4. Bring a Power Adapter. If you've never traveled abroad, you may not know that many countries have different power adapters than we do. If you have plans to charge a cell phone, computer, or even hair dryer, you'll likely need a power adapter like this one (http://www.amazon.com/gp/product/B000YN01X4/ref=wms_ohs_product_img?ie=UTF8&psc=1). If you're planning to stay abroad for quite a while, it could be easier to purchase hair-styling devices there.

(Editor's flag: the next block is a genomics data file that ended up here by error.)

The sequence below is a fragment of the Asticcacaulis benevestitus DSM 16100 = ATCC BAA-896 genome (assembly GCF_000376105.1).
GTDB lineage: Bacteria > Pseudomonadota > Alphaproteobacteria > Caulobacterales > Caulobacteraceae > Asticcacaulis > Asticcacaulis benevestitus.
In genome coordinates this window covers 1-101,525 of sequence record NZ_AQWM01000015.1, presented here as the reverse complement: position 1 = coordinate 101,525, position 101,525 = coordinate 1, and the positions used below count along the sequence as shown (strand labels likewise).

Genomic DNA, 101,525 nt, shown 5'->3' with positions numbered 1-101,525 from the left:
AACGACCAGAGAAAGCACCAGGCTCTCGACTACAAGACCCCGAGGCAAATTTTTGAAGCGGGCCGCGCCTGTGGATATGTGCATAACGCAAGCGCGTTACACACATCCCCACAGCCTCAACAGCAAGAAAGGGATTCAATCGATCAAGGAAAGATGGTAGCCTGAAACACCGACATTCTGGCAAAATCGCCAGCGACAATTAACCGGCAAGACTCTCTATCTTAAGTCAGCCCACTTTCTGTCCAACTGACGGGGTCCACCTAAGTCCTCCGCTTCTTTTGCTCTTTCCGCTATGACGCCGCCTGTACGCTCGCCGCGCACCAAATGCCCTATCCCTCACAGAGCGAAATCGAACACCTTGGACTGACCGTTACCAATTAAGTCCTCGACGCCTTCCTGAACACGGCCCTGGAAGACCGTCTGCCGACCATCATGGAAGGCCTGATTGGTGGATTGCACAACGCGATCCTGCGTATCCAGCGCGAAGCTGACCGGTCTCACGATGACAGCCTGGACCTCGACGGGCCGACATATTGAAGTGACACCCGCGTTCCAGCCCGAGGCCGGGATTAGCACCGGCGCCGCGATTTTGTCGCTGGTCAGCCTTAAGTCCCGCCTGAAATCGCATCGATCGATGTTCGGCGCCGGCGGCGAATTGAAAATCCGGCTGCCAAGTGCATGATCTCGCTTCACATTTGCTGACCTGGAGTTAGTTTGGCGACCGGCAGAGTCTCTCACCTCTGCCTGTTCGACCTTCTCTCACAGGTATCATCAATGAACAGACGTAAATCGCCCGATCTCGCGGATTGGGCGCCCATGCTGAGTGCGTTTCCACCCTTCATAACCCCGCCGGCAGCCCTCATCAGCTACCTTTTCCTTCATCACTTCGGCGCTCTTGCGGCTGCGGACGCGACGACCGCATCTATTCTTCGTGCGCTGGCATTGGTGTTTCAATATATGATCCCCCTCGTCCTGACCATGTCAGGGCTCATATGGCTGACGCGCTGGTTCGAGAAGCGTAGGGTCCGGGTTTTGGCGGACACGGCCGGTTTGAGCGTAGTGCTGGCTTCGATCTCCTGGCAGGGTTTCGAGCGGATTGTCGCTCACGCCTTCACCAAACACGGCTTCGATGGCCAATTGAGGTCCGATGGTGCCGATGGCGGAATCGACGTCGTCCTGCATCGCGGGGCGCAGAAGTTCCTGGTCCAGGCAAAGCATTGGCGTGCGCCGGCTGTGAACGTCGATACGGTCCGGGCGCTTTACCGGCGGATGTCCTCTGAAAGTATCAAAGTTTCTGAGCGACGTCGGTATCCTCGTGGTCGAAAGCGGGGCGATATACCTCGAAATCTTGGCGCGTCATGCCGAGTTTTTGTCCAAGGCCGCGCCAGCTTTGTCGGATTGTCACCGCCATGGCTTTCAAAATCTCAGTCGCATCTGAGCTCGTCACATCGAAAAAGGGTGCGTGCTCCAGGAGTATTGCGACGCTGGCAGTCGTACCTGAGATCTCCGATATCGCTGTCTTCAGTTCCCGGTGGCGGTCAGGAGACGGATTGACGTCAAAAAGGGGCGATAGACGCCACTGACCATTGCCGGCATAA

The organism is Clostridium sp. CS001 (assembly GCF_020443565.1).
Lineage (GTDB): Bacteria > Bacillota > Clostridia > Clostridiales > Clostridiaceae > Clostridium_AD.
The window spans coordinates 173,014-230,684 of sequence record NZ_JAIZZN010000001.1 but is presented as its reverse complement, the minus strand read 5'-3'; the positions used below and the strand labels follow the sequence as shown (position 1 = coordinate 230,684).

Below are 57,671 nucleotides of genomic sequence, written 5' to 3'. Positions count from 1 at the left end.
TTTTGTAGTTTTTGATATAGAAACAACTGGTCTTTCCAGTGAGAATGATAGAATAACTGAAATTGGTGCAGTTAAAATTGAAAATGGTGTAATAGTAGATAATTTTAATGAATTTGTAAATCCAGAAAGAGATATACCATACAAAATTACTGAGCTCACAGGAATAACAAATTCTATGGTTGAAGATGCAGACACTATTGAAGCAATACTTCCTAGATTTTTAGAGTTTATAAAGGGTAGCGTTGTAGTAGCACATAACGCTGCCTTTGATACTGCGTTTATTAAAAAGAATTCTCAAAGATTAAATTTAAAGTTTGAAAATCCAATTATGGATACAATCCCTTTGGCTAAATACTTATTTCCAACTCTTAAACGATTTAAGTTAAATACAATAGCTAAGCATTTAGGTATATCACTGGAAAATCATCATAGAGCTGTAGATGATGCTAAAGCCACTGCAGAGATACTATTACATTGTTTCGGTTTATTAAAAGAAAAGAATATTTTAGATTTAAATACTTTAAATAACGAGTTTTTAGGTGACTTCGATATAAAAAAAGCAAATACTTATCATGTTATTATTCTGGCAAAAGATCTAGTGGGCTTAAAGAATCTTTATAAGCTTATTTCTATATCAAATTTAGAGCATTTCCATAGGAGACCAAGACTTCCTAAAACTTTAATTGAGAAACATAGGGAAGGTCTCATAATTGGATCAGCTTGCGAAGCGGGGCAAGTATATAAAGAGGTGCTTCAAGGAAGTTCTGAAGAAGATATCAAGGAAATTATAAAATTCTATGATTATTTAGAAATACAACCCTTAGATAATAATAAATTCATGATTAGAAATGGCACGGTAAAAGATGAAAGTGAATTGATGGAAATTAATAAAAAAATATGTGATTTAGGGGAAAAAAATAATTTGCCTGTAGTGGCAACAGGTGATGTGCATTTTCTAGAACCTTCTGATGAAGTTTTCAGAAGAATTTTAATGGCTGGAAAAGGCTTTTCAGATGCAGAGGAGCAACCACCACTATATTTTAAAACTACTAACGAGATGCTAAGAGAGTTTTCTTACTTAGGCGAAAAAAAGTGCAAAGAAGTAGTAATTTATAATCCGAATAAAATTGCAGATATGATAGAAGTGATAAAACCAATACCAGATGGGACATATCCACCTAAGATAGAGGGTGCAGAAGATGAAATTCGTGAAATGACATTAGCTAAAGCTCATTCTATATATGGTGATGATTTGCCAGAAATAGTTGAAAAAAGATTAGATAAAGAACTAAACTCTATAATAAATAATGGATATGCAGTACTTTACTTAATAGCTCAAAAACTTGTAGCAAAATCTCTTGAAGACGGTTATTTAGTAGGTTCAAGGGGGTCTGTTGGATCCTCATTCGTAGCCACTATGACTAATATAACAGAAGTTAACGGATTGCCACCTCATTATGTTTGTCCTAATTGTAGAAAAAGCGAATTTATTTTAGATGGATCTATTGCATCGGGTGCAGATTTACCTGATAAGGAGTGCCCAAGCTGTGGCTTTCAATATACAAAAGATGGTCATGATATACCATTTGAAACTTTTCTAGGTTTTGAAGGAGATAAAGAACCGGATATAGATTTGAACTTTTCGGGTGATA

5. Ditch the Cell, or Research International Plans. It's no secret that traveling abroad can rack up some serious charges on your cell phone. There are several ways you can avoid this. If you don't want to leave your phone at home, you can call your carrier and request a short-term International package, or go to the provider's website and add the package there. I currently use AT&T, and I was able to add a data plan for the week I was in Ireland for less than $40. That's far less than I would have ended up paying otherwise. In this case, you will also need to turn on your International data. Your provider can give you more details. If you're staying abroad for more than two weeks or so, you may want to consider buying the equivalent of the U.S. Tracfone. When I was in London, I loaded up one of these puppies for about $100 (including the phone) for text messaging and calls during my month stay.